Emeritus music professor Ward Davenny ’36 MUS ’37, who taught at the School of Music for over 30 years, died Dec. 10 of a heart attack. He was 86 years old.

Davenny served on the faculty of the music school from 1939 until 1943 and then rejoined Yale in 1960 as chairman of the piano department. He remained at the University until he retired in 1987. After receiving a bachelor’s degree in music from the Cleveland Institute of Music at the age of 17, Davenny received bachelor’s and master’s degrees in music from Yale.

In addition to his teaching at Yale, he was also the director of the Hartford School of Music and the Cleveland Institute.

Davenny’s daughter Susan Davenny Wyner said her father “loved teaching.”

“He was a pianist and a musician who believed a musician should be connected to the greater community,” Wyner said. “He loved working with undergraduates and graduates.”

Wyner said Davenny worked to increase the involvement of students at the Yale music school and taught one of the first summers at the Yale Summer School of Music in Norfolk.

Sam Houston State University music professor Clive Swansbourne MUS ’82, who studied under Davenny at Yale, said he remembered Davenny as being constantly generous with his time.

“He was [an] extremely dedicated and energetic teacher,” Swansbourne said. “Sometimes he gave such long lessons that I’d come out absolutely exhausted.”

In addition to teaching, Davenny performed frequently. While he often played piano concertos, Wyner said her father’s real passion was chamber music.

“His true love was that kind of interaction with musicians,” Wyner said. “He loved that kind of collaboration.”

Emeritus music professor Keith Wilson frequently collaborated with Davenny when they both served on the Yale music faculty. He said they played practically every piano and clarinet piece available.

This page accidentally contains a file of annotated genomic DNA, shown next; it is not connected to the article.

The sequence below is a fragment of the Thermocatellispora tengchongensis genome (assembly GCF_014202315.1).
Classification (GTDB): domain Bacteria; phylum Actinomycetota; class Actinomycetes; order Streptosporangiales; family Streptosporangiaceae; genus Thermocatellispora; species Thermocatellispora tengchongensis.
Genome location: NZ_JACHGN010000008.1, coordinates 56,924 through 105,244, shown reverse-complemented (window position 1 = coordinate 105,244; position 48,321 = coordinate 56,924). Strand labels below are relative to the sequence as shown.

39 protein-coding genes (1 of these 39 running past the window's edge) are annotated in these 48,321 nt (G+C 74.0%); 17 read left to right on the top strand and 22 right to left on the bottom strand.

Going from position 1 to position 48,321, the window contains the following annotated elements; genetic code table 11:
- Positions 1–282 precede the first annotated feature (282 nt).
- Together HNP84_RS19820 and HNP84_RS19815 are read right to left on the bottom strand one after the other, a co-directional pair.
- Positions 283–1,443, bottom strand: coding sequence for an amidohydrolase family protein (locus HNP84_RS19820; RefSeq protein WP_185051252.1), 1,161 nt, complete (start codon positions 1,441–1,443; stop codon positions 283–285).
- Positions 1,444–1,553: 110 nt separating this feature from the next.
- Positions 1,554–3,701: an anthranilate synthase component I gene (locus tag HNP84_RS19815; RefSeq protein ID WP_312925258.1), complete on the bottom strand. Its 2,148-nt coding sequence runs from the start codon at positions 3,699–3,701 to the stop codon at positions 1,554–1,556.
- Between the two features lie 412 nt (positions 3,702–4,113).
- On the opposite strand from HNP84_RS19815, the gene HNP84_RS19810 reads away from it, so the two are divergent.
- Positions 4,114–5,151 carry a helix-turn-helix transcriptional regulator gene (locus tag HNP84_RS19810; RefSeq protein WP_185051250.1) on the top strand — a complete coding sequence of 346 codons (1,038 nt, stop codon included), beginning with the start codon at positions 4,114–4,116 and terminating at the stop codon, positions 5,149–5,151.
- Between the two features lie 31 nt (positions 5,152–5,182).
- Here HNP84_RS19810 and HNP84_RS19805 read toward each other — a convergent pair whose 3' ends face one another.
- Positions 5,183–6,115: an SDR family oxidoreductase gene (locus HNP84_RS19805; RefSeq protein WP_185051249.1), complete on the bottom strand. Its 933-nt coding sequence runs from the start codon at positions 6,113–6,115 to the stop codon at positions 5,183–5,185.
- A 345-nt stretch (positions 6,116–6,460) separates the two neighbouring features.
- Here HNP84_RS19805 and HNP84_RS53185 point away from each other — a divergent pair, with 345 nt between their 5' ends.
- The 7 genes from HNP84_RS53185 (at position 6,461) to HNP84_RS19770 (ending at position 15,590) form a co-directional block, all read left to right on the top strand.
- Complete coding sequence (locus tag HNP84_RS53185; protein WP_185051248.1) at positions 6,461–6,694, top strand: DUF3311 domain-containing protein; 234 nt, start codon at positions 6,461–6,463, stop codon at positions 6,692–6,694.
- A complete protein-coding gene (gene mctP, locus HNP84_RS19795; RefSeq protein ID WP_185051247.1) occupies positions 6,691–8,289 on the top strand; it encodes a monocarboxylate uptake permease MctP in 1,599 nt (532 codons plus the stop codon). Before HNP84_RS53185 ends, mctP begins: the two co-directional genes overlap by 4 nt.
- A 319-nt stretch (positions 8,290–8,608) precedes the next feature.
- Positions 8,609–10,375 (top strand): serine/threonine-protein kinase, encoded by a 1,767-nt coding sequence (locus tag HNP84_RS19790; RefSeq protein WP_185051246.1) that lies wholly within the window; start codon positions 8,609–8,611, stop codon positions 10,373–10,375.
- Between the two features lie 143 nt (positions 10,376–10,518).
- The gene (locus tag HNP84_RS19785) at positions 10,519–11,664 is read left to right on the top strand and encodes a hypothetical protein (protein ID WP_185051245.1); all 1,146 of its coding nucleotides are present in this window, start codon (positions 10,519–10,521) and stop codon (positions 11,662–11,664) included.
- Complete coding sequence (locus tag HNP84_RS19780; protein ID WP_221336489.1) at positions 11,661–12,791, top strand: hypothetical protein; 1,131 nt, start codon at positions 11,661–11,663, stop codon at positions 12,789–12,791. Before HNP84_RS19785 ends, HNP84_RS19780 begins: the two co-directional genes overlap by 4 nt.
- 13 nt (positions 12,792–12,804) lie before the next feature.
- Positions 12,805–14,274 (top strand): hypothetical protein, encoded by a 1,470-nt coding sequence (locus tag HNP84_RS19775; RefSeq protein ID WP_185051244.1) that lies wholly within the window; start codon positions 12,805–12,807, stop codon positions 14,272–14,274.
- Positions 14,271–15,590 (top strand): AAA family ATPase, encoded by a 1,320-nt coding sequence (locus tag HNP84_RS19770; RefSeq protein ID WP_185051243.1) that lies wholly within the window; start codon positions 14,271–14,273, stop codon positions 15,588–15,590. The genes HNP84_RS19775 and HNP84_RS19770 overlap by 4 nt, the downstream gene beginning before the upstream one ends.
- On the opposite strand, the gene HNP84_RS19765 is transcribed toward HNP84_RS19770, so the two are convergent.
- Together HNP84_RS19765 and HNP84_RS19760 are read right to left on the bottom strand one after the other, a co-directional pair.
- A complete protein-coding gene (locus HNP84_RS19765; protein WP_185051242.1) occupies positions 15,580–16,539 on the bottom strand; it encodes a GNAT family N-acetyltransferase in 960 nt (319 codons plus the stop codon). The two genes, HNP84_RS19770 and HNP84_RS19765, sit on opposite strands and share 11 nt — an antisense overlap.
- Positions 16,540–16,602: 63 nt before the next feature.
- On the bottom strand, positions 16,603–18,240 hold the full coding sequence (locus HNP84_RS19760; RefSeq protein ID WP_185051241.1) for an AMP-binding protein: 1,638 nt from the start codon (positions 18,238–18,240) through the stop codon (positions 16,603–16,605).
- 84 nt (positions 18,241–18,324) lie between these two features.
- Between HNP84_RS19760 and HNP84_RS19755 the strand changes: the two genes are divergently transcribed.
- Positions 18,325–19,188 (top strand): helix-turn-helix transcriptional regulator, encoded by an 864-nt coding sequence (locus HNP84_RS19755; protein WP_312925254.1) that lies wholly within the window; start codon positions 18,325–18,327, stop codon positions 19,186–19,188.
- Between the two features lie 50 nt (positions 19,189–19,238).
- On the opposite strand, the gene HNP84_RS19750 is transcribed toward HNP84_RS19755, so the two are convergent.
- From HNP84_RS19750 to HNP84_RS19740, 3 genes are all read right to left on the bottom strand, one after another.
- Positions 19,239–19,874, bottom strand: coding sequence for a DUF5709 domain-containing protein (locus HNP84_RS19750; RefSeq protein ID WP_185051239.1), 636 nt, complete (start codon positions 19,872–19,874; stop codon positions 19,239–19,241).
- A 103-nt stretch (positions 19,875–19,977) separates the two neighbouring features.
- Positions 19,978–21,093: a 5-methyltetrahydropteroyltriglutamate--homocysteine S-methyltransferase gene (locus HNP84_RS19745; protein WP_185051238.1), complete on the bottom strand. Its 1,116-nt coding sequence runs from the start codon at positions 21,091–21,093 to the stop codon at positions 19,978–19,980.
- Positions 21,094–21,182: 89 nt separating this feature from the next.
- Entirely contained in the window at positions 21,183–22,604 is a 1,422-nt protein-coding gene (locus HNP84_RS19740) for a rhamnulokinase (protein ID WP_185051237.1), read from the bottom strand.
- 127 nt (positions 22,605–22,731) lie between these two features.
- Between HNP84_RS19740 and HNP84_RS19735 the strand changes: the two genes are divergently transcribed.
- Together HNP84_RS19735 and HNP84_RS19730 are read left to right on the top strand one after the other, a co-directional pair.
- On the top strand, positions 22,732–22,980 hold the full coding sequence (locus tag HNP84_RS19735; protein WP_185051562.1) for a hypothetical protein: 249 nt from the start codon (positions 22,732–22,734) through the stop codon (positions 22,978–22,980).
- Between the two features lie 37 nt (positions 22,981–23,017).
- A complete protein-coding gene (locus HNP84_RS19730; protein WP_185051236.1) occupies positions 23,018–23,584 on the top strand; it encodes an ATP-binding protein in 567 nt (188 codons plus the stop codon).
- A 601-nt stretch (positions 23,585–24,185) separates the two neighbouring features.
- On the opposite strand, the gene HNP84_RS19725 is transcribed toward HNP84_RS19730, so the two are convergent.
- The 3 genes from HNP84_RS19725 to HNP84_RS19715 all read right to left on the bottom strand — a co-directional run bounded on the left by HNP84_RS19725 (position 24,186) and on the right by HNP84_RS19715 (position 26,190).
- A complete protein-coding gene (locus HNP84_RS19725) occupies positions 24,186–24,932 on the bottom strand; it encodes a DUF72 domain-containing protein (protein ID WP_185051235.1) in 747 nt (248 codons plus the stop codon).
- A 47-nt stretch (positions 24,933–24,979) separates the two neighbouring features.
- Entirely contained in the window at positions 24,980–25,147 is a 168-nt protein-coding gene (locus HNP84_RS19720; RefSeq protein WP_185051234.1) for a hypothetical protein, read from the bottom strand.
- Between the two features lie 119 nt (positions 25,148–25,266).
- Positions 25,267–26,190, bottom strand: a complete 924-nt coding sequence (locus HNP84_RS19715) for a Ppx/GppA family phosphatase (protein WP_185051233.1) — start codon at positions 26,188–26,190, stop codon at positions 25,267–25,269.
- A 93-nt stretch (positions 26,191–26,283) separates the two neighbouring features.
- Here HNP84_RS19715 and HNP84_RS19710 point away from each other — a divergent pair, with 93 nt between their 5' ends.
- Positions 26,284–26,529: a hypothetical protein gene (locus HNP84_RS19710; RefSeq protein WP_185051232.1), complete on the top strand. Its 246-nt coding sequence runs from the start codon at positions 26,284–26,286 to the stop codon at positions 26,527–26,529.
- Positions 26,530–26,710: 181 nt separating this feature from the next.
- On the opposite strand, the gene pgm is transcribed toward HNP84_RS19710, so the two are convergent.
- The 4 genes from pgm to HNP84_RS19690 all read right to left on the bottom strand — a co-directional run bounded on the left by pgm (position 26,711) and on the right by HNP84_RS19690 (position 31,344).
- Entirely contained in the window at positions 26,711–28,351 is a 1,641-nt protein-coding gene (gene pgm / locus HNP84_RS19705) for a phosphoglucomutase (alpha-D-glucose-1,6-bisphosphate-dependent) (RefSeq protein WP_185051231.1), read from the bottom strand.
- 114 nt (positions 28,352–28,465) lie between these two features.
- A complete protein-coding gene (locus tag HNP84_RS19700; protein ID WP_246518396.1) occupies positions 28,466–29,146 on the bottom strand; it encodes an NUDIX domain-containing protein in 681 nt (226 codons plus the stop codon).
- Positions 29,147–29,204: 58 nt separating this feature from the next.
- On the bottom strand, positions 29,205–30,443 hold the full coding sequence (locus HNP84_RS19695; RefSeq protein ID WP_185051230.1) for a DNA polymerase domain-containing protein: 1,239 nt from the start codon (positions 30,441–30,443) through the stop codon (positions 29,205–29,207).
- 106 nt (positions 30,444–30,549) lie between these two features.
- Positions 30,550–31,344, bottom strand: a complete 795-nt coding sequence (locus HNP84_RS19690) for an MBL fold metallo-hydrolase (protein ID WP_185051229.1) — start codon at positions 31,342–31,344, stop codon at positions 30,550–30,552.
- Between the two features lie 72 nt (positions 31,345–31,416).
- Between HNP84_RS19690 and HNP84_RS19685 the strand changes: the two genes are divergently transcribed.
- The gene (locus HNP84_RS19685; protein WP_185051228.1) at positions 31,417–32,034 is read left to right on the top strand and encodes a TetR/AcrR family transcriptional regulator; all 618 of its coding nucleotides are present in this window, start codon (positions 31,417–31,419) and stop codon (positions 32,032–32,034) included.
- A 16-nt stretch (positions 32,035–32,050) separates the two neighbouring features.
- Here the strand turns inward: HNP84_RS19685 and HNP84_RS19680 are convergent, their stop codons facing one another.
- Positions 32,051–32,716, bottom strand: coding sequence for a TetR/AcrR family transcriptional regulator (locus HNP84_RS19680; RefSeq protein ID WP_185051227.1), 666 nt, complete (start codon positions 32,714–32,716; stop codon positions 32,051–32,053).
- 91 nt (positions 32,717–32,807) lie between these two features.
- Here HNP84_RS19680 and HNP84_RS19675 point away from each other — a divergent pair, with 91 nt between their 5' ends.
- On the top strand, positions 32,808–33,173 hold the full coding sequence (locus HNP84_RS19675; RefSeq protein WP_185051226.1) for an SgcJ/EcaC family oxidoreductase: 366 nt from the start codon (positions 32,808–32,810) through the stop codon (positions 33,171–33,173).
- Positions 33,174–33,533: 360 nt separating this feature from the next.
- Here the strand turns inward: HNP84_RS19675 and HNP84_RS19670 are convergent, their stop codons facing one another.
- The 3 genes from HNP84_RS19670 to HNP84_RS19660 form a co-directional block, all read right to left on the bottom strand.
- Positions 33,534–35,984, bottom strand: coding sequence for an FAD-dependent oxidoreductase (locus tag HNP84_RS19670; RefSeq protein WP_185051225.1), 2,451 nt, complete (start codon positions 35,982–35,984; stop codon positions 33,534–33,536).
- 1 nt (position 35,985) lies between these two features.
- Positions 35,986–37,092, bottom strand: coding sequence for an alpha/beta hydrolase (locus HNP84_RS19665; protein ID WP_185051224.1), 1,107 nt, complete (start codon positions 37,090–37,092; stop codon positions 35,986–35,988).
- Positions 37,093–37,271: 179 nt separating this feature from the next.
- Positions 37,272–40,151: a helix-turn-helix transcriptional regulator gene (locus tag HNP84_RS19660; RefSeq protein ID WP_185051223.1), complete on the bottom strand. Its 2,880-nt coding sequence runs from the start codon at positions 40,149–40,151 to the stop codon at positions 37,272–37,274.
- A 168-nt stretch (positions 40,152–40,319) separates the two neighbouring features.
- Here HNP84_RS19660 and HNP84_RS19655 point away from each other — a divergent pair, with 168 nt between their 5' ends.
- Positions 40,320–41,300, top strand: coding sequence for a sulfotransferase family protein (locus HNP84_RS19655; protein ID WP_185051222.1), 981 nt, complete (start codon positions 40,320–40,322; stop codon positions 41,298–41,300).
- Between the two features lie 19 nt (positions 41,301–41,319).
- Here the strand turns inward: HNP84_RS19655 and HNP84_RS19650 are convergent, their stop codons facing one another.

“After rehearsal, he’d say, ‘It’s nice doing business with you,'” Wilson said. “We played together millions of times. It was great to perform with him.”

Davenny’s interests outside music included sports, especially golf. Wyner said her father used to utilize sports analogies in his classes to explain musical concepts.

After his retirement, Davenny remained active, continuing to perform and serving as a visiting professor at the University of Illinois until 1991. In 1997, Davenny performed at the Music School’s Shubert bicentennial.

Music professor Elizabeth Sawyer Parisot MUS ’73, one of Davenny’s former colleagues, said Davenny remained involved in Yale’s musical community even after retirement. As part of this continued connection, Davenny established a Sunday afternoon concert series at his retirement community, the Whitney Center in Hamden, which featured professors and students from the Music School. Davenny had organized concerts until this upcoming March, Parisot said.

“It was a wonderful thing,” Parisot said.

The Davenny family is currently planning a musical tribute to Davenny at the Music School.

In addition to Wyner, Davenny is survived by his son Ward, his daughter Katherine, four grandchildren and a great-grandchild.